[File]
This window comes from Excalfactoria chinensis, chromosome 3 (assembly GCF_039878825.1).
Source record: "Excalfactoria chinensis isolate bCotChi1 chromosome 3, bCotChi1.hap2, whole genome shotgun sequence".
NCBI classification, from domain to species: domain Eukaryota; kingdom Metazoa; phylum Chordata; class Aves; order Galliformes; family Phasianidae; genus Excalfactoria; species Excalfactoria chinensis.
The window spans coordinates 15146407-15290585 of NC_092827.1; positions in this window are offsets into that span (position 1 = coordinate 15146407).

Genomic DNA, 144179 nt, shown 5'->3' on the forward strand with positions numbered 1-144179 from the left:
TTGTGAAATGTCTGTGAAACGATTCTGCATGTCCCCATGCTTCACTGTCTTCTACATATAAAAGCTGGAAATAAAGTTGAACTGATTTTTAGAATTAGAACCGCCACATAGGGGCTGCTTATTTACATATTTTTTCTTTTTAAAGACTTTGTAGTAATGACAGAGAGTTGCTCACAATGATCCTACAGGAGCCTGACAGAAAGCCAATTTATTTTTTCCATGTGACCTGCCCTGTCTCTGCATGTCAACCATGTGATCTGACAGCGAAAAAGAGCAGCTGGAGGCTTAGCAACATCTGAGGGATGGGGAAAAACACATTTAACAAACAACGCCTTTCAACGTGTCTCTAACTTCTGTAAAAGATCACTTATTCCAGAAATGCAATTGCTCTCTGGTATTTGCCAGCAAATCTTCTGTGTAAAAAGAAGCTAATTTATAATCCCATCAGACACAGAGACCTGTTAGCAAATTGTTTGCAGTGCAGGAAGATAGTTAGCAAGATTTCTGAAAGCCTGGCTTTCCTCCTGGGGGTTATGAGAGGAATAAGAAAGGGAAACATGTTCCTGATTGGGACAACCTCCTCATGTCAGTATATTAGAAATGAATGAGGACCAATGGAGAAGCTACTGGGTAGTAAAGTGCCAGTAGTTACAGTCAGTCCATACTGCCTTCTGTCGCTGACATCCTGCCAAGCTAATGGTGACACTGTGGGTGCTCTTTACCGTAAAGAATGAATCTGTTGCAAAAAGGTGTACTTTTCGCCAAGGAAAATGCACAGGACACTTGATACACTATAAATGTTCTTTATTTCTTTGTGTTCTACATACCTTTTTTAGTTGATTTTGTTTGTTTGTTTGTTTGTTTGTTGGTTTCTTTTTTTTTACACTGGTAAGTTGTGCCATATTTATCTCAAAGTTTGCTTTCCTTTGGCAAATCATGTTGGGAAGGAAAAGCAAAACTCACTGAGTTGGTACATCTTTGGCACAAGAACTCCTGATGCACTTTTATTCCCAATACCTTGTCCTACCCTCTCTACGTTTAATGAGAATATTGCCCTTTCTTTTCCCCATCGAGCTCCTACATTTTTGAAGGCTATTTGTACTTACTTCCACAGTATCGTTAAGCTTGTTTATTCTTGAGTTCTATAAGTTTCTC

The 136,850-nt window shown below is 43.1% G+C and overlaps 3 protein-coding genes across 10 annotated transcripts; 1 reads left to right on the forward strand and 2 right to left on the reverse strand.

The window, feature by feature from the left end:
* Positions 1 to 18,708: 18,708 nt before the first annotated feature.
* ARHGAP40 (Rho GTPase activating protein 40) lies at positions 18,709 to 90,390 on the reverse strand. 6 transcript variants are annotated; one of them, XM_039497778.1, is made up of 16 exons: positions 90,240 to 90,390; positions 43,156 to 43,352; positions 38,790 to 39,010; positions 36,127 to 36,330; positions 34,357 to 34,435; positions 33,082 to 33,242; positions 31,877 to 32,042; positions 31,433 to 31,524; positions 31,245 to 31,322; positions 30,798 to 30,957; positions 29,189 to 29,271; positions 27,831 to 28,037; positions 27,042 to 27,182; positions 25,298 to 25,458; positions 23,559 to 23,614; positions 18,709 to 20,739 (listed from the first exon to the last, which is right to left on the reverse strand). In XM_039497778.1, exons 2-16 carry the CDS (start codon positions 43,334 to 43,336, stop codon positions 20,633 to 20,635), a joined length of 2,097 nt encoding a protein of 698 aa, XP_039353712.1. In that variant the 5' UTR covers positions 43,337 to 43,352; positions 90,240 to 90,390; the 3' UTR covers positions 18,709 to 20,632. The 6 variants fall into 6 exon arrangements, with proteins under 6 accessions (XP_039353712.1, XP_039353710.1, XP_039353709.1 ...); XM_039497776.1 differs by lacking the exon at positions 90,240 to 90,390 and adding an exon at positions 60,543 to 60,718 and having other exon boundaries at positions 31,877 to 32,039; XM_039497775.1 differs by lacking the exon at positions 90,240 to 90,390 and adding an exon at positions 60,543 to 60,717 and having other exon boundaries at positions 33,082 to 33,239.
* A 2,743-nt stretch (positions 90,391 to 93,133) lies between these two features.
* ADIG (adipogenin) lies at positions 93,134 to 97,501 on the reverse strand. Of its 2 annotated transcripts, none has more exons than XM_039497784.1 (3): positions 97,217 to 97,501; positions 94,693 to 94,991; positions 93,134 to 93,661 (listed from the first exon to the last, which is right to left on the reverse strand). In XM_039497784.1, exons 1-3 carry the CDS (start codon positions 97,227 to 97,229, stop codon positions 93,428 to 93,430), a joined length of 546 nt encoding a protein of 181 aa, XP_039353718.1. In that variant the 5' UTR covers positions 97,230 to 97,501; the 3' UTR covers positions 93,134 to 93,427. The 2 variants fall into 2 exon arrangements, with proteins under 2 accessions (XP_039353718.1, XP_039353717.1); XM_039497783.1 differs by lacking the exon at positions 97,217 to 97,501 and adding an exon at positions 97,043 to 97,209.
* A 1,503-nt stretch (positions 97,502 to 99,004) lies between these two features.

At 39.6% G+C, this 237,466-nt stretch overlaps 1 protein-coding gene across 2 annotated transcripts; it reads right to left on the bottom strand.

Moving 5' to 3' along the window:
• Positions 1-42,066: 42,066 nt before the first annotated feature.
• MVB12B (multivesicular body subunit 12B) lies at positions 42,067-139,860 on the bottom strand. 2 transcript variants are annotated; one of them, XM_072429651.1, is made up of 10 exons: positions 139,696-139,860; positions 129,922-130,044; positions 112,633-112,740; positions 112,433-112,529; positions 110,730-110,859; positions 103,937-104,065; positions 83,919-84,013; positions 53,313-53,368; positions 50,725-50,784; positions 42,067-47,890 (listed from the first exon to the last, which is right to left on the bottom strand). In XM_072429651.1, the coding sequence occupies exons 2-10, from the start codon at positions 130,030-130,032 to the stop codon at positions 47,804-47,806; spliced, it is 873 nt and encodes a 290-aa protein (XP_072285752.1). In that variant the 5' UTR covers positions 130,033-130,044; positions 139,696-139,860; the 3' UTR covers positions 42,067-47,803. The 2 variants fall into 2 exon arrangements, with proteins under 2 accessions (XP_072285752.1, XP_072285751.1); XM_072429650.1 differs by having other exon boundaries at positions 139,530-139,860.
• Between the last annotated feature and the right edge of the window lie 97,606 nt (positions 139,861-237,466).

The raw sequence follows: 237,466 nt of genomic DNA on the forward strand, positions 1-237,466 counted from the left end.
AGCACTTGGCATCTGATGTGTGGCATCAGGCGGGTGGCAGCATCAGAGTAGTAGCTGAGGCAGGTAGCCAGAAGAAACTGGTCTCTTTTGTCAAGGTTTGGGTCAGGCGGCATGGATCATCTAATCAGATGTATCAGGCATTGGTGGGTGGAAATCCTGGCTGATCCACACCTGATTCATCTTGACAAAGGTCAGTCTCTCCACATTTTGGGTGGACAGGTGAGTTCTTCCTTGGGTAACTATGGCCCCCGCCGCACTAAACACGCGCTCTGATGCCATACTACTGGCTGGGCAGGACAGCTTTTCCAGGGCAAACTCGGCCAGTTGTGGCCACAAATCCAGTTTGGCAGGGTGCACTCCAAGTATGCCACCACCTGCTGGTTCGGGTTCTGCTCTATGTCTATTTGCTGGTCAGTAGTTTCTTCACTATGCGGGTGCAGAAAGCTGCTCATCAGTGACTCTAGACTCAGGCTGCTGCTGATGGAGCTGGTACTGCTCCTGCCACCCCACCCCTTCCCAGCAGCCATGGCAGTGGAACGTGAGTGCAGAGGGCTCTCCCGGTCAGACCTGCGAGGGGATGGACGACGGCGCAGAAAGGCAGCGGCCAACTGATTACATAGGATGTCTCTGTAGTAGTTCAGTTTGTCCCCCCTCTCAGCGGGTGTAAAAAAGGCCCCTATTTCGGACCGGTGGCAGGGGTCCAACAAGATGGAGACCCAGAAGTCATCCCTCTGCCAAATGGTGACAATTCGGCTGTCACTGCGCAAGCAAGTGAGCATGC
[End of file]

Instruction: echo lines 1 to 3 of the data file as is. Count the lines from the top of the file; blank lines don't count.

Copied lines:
This window comes from Excalfactoria chinensis, chromosome 3 (assembly GCF_039878825.1).
Source record: "Excalfactoria chinensis isolate bCotChi1 chromosome 3, bCotChi1.hap2, whole genome shotgun sequence".
NCBI classification, from domain to species: domain Eukaryota; kingdom Metazoa; phylum Chordata; class Aves; order Galliformes; family Phasianidae; genus Excalfactoria; species Excalfactoria chinensis.